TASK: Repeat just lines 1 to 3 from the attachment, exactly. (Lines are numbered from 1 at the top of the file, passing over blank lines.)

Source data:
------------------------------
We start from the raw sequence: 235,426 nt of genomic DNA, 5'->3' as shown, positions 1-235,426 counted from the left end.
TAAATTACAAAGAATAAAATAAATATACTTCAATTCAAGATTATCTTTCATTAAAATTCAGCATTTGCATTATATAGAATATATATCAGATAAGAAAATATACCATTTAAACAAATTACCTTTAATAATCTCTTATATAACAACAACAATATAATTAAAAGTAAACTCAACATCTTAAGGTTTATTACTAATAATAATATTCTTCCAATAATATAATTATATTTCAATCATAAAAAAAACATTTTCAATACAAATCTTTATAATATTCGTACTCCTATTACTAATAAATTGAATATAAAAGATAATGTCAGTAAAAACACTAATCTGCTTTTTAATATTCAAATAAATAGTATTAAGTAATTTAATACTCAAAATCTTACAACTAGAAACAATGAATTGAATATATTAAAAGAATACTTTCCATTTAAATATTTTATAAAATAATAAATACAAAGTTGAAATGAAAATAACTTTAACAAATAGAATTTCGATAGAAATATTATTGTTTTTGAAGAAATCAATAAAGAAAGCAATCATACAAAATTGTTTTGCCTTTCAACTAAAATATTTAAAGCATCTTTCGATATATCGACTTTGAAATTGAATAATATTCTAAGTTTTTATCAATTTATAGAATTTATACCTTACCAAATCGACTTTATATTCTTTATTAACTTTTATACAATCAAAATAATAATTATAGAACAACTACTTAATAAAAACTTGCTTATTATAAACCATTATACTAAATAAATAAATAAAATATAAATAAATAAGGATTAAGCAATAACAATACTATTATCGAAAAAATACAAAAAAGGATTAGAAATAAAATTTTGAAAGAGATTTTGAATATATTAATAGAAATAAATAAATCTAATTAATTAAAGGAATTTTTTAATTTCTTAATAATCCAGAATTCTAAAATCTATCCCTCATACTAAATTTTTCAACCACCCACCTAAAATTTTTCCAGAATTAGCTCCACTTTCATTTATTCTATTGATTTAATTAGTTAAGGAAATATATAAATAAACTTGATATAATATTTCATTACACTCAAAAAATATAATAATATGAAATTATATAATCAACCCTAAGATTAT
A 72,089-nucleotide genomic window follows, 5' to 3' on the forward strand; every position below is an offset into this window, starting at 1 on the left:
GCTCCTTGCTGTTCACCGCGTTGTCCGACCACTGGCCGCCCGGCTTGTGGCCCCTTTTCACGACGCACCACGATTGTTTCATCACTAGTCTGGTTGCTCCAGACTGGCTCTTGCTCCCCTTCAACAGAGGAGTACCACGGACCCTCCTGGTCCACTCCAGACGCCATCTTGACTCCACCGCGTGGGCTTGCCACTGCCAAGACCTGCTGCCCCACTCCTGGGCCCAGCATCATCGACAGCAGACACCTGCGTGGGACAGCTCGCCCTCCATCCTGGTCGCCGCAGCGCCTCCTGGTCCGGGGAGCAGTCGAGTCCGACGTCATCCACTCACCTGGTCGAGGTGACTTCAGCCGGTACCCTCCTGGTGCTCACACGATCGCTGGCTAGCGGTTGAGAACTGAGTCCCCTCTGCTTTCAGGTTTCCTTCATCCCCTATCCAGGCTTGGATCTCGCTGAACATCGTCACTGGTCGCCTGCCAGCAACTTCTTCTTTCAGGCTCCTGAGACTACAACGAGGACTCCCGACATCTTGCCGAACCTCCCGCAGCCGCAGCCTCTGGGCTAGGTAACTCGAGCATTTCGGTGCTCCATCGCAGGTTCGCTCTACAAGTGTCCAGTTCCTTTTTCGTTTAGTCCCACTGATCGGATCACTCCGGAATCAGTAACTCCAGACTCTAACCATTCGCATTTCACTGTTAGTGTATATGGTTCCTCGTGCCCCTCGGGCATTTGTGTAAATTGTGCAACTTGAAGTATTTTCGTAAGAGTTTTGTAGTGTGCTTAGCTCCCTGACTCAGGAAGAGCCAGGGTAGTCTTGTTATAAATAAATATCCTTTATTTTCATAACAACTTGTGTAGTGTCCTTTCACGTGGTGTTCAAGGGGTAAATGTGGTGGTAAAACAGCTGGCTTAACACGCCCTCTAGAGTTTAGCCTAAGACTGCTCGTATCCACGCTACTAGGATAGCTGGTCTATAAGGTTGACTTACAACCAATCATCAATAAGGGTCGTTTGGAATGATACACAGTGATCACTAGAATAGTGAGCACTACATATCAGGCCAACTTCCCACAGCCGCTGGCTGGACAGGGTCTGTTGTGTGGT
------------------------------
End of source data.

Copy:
We start from the raw sequence: 235,426 nt of genomic DNA, 5'->3' as shown, positions 1-235,426 counted from the left end.
TAAATTACAAAGAATAAAATAAATATACTTCAATTCAAGATTATCTTTCATTAAAATTCAGCATTTGCATTATATAGAATATATATCAGATAAGAAAATATACCATTTAAACAAATTACCTTTAATAATCTCTTATATAACAACAACAATATAATTAAAAGTAAACTCAACATCTTAAGGTTTATTACTAATAATAATATTCTTCCAATAATATAATTATATTTCAATCATAAAAAAAACATTTTCAATACAAATCTTTATAATATTCGTACTCCTATTACTAATAAATTGAATATAAAAGATAATGTCAGTAAAAACACTAATCTGCTTTTTAATATTCAAATAAATAGTATTAAGTAATTTAATACTCAAAATCTTACAACTAGAAACAATGAATTGAATATATTAAAAGAATACTTTCCATTTAAATATTTTATAAAATAATAAATACAAAGTTGAAATGAAAATAACTTTAACAAATAGAATTTCGATAGAAATATTATTGTTTTTGAAGAAATCAATAAAGAAAGCAATCATACAAAATTGTTTTGCCTTTCAACTAAAATATTTAAAGCATCTTTCGATATATCGACTTTGAAATTGAATAATATTCTAAGTTTTTATCAATTTATAGAATTTATACCTTACCAAATCGACTTTATATTCTTTATTAACTTTTATACAATCAAAATAATAATTATAGAACAACTACTTAATAAAAACTTGCTTATTATAAACCATTATACTAAATAAATAAATAAAATATAAATAAATAAGGATTAAGCAATAACAATACTATTATCGAAAAAATACAAAAAAGGATTAGAAATAAAATTTTGAAAGAGATTTTGAATATATTAATAGAAATAAATAAATCTAATTAATTAAAGGAATTTTTTAATTTCTTAATAATCCAGAATTCTAAAATCTATCCCTCATACTAAATTTTTCAACCACCCACCTAAAATTTTTCCAGAATTAGCTCCACTTTCATTTATTCTATTGATTTAATTAGTTAAGGAAATATATAAATAAACTTGATATAATATTTCATTACACTCAAAAAATATAATAATATGAAATTATATAATCAACCCTAAGATTAT
A 72,089-nucleotide genomic window follows, 5' to 3' on the forward strand; every position below is an offset into this window, starting at 1 on the left: